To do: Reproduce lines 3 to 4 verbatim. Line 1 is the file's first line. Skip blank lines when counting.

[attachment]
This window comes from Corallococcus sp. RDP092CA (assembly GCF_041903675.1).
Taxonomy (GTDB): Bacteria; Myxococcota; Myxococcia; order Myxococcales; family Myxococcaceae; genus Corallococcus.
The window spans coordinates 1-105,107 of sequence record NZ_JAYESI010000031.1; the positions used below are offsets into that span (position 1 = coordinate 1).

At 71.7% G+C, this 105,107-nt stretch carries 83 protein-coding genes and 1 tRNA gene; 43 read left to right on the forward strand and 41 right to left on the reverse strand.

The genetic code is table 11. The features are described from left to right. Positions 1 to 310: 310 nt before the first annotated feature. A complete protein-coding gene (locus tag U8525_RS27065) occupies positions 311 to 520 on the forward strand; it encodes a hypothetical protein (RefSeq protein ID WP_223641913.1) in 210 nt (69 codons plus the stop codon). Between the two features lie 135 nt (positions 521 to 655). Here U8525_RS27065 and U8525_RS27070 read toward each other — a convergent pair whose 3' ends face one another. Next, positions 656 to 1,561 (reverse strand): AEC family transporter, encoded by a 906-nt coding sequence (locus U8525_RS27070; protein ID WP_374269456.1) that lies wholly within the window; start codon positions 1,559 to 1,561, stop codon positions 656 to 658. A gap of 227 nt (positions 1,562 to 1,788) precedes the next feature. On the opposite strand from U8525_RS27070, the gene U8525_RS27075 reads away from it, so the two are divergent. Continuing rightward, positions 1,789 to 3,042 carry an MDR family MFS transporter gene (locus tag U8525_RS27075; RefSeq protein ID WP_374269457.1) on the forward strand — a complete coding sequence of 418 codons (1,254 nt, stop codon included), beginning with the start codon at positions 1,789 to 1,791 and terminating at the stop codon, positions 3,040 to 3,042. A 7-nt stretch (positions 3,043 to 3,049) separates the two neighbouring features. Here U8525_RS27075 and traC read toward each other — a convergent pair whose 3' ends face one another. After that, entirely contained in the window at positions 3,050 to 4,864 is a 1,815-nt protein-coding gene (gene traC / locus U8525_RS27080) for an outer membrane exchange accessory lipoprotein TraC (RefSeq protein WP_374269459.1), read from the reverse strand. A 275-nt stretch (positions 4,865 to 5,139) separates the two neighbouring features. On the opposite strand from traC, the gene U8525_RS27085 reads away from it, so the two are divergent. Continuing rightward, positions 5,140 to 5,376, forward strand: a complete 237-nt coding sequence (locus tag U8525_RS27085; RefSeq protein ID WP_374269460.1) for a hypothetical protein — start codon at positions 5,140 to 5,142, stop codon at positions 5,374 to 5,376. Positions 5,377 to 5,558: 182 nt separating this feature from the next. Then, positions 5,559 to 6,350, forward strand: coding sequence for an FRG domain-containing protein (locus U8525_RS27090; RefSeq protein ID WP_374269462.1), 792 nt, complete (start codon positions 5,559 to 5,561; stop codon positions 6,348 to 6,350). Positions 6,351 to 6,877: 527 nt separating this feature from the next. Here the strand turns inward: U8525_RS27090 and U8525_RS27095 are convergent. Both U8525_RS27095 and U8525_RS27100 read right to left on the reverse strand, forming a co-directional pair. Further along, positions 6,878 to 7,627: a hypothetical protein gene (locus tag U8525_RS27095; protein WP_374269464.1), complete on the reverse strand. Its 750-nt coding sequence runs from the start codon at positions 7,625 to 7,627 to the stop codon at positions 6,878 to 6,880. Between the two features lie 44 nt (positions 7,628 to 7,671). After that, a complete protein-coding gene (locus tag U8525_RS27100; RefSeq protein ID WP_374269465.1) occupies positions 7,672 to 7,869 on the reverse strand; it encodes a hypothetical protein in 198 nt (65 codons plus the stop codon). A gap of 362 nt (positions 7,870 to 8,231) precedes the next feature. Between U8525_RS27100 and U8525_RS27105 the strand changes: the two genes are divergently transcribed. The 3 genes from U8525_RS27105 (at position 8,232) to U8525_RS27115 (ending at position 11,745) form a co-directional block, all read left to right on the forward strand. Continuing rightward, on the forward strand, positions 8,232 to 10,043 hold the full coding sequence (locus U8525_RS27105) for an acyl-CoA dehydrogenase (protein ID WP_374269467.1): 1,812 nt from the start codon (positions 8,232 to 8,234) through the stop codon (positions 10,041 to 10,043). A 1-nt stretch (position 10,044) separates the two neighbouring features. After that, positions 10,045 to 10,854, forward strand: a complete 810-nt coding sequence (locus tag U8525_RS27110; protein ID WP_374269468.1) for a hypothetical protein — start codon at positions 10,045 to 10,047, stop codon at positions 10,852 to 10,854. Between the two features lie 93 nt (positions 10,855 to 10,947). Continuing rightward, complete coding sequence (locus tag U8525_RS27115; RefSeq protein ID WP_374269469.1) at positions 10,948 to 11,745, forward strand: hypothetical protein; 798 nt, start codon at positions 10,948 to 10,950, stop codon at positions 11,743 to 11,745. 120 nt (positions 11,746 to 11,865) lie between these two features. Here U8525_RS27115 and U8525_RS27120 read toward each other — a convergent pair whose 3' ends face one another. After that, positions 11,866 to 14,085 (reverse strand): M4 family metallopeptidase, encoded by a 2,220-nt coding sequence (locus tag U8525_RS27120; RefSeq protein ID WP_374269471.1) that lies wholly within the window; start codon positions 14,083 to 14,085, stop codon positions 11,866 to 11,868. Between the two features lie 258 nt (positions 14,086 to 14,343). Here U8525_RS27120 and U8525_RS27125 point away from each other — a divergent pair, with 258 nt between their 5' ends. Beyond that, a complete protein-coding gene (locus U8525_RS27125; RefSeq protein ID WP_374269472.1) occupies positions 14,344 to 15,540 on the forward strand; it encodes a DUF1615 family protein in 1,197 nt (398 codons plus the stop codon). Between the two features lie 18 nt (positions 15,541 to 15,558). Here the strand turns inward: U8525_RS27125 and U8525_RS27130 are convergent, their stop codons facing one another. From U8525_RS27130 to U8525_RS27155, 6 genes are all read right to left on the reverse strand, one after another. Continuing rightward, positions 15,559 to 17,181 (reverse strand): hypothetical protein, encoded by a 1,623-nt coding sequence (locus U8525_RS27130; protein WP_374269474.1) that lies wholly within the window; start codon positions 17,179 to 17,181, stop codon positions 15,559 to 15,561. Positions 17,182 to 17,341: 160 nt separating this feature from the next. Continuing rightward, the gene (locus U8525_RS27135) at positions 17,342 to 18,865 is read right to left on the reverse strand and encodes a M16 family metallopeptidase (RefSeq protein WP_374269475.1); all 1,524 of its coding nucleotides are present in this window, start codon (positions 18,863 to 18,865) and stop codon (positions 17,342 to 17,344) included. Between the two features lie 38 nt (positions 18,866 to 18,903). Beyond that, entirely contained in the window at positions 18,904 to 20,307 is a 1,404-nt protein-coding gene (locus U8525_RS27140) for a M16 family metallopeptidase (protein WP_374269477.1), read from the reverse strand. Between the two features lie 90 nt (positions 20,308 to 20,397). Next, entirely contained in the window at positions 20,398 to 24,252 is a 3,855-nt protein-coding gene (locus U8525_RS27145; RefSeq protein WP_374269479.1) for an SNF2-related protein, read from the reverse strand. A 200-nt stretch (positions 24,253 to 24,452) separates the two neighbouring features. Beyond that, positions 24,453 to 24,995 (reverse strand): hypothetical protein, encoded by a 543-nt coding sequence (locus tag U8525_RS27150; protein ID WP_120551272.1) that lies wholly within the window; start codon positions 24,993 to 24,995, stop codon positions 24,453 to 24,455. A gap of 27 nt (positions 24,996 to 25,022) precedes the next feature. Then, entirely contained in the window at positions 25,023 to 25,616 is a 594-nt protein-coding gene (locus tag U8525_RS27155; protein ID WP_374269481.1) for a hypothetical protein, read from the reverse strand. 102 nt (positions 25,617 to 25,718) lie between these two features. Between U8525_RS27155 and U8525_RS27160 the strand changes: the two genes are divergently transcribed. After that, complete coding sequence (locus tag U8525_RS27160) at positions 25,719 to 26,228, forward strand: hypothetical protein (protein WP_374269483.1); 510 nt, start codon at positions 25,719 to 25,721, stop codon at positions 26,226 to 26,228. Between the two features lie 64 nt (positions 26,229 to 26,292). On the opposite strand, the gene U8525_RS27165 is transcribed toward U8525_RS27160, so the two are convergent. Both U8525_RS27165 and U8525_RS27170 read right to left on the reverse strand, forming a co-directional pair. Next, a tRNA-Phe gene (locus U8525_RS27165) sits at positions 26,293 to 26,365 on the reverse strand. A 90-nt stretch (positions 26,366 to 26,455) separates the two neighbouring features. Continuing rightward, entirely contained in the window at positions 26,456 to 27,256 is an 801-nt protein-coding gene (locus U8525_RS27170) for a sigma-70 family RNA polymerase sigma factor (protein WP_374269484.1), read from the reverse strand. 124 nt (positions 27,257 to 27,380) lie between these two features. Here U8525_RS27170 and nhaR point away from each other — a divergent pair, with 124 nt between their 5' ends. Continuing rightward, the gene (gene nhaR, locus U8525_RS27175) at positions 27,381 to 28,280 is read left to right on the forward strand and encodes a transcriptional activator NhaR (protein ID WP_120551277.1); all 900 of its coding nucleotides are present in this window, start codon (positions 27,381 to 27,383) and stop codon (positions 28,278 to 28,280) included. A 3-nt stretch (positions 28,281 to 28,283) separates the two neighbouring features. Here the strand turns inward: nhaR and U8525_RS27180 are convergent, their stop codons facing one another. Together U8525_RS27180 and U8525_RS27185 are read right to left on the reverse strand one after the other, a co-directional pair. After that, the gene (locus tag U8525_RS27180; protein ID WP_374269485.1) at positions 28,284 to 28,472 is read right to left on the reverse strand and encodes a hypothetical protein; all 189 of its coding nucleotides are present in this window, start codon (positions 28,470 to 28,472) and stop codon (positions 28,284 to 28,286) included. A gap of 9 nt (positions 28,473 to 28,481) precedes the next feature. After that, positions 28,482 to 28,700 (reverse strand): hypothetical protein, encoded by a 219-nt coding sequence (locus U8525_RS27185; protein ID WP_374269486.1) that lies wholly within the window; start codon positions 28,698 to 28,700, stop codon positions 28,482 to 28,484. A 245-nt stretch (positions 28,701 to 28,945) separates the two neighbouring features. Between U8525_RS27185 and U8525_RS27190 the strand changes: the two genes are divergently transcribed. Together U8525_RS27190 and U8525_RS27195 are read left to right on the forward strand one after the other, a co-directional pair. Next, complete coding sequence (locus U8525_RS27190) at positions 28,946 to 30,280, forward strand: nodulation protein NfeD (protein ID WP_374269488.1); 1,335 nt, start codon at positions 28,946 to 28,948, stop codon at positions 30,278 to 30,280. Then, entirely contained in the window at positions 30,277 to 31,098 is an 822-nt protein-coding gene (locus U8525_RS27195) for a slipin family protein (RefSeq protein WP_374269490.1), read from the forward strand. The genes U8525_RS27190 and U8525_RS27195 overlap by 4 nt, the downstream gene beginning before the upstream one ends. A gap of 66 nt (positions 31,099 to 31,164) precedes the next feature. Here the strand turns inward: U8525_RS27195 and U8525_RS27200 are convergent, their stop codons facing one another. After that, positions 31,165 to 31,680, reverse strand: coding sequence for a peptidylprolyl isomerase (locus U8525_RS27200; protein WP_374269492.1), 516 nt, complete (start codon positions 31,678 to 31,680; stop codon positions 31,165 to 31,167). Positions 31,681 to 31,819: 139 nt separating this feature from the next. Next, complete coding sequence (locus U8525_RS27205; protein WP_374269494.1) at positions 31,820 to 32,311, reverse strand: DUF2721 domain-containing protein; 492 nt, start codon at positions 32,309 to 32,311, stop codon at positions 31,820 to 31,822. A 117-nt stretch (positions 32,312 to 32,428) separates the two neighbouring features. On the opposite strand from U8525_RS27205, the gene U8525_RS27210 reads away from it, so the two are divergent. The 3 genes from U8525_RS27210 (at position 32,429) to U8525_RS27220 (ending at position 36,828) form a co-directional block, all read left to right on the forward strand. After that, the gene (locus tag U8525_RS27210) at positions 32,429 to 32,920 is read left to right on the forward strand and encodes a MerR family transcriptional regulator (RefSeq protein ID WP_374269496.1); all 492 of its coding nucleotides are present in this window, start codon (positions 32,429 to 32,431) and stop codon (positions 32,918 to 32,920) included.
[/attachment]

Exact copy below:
The window spans coordinates 1-105,107 of sequence record NZ_JAYESI010000031.1; the positions used below are offsets into that span (position 1 = coordinate 1).

At 71.7% G+C, this 105,107-nt stretch carries 83 protein-coding genes and 1 tRNA gene; 43 read left to right on the forward strand and 41 right to left on the reverse strand.